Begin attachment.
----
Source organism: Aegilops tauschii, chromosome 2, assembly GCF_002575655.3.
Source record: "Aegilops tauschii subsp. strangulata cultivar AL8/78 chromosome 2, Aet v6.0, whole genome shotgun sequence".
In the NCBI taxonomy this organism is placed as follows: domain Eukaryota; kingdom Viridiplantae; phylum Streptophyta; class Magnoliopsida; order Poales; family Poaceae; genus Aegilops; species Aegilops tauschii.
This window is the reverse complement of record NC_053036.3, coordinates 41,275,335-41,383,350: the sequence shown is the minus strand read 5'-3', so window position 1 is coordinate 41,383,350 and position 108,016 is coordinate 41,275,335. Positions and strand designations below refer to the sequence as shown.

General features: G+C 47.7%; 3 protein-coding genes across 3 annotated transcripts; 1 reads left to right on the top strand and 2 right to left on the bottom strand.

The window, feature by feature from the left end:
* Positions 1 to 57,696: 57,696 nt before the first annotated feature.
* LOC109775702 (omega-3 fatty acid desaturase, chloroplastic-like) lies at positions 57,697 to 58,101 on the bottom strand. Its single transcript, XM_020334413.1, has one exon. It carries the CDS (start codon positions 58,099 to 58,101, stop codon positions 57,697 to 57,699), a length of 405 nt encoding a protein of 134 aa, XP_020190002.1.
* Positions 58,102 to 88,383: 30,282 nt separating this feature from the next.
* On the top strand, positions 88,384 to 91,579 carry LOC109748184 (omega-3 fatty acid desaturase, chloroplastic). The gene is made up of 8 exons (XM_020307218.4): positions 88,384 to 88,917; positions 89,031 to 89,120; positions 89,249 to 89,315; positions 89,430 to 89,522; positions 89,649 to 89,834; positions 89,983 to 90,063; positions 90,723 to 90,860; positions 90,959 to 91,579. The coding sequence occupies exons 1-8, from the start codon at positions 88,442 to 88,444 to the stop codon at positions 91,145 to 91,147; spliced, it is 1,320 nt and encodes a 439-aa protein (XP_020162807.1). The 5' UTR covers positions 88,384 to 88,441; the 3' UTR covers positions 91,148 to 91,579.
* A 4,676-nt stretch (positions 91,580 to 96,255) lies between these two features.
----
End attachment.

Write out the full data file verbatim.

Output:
Source organism: Aegilops tauschii, chromosome 2, assembly GCF_002575655.3.
Source record: "Aegilops tauschii subsp. strangulata cultivar AL8/78 chromosome 2, Aet v6.0, whole genome shotgun sequence".
In the NCBI taxonomy this organism is placed as follows: domain Eukaryota; kingdom Viridiplantae; phylum Streptophyta; class Magnoliopsida; order Poales; family Poaceae; genus Aegilops; species Aegilops tauschii.
This window is the reverse complement of record NC_053036.3, coordinates 41,275,335-41,383,350: the sequence shown is the minus strand read 5'-3', so window position 1 is coordinate 41,383,350 and position 108,016 is coordinate 41,275,335. Positions and strand designations below refer to the sequence as shown.

General features: G+C 47.7%; 3 protein-coding genes across 3 annotated transcripts; 1 reads left to right on the top strand and 2 right to left on the bottom strand.

The window, feature by feature from the left end:
* Positions 1 to 57,696: 57,696 nt before the first annotated feature.
* LOC109775702 (omega-3 fatty acid desaturase, chloroplastic-like) lies at positions 57,697 to 58,101 on the bottom strand. Its single transcript, XM_020334413.1, has one exon. It carries the CDS (start codon positions 58,099 to 58,101, stop codon positions 57,697 to 57,699), a length of 405 nt encoding a protein of 134 aa, XP_020190002.1.
* Positions 58,102 to 88,383: 30,282 nt separating this feature from the next.
* On the top strand, positions 88,384 to 91,579 carry LOC109748184 (omega-3 fatty acid desaturase, chloroplastic). The gene is made up of 8 exons (XM_020307218.4): positions 88,384 to 88,917; positions 89,031 to 89,120; positions 89,249 to 89,315; positions 89,430 to 89,522; positions 89,649 to 89,834; positions 89,983 to 90,063; positions 90,723 to 90,860; positions 90,959 to 91,579. The coding sequence occupies exons 1-8, from the start codon at positions 88,442 to 88,444 to the stop codon at positions 91,145 to 91,147; spliced, it is 1,320 nt and encodes a 439-aa protein (XP_020162807.1). The 5' UTR covers positions 88,384 to 88,441; the 3' UTR covers positions 91,148 to 91,579.
* A 4,676-nt stretch (positions 91,580 to 96,255) lies between these two features.